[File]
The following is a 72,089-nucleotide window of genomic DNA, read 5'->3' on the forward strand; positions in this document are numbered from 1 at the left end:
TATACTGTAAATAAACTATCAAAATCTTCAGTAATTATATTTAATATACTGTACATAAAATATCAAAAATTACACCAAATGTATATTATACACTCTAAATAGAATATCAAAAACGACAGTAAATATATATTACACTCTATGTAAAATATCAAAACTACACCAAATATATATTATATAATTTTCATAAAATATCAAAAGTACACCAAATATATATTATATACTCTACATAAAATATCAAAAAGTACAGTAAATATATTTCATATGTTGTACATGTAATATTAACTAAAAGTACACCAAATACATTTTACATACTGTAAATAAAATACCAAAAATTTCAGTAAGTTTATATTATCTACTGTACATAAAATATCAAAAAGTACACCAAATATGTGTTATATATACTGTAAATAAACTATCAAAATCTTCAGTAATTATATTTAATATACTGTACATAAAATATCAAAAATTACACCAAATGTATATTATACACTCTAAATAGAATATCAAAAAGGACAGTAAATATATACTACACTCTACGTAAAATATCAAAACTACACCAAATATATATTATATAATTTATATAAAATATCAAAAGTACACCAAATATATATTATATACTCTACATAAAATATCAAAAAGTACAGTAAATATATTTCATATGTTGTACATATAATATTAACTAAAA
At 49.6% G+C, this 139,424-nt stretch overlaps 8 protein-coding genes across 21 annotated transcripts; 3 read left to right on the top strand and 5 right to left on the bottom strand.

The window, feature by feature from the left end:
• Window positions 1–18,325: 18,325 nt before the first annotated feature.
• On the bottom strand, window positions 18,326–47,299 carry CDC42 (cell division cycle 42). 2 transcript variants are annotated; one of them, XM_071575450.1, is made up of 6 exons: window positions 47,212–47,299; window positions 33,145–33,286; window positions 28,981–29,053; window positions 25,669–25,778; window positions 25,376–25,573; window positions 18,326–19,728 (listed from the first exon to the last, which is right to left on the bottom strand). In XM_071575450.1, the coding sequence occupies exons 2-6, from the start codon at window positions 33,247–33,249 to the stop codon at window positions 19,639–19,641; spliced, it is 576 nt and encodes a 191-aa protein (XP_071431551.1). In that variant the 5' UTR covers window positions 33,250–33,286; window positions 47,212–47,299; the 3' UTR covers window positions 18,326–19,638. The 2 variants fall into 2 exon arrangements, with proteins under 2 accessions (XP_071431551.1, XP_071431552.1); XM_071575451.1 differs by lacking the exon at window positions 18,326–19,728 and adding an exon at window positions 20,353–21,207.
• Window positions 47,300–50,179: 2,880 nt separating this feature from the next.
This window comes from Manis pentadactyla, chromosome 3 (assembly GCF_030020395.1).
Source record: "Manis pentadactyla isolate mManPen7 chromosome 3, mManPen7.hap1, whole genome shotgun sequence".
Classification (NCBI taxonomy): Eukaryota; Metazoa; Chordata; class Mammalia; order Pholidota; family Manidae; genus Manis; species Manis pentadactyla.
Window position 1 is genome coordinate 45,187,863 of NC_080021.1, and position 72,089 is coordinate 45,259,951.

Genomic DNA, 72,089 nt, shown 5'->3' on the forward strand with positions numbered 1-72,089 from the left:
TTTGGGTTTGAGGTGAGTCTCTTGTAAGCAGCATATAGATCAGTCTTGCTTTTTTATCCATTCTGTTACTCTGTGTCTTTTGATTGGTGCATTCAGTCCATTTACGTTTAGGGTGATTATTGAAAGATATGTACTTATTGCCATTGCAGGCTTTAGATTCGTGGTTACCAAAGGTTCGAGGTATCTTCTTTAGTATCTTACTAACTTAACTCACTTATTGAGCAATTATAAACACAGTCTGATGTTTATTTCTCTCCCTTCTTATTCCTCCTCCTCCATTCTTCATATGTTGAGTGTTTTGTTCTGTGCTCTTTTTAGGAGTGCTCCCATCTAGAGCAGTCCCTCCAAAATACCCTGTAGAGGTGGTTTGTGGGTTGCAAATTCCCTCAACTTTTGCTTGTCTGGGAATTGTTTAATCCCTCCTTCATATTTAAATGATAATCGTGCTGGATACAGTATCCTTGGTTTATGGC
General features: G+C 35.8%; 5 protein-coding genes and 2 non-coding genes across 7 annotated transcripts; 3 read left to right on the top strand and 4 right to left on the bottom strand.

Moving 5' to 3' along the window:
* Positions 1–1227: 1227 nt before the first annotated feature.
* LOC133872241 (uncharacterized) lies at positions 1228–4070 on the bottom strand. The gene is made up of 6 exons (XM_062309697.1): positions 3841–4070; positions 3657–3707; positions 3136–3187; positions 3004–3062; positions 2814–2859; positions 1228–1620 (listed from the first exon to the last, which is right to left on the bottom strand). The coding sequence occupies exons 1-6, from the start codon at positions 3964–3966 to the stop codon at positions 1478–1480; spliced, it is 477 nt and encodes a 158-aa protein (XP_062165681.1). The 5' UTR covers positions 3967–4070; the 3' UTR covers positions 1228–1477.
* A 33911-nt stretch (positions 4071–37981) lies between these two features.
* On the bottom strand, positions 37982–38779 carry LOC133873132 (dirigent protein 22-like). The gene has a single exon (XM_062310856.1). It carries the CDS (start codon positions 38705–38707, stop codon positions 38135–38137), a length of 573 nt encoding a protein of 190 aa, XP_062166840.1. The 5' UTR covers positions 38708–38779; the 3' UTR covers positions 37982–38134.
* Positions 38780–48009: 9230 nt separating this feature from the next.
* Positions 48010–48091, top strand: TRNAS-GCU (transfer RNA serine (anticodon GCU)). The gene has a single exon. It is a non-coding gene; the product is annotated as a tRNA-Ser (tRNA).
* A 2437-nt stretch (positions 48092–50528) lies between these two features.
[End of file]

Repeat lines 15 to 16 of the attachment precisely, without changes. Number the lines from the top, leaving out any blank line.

Moving 5' to 3' along the window:
* Positions 1–1227: 1227 nt before the first annotated feature.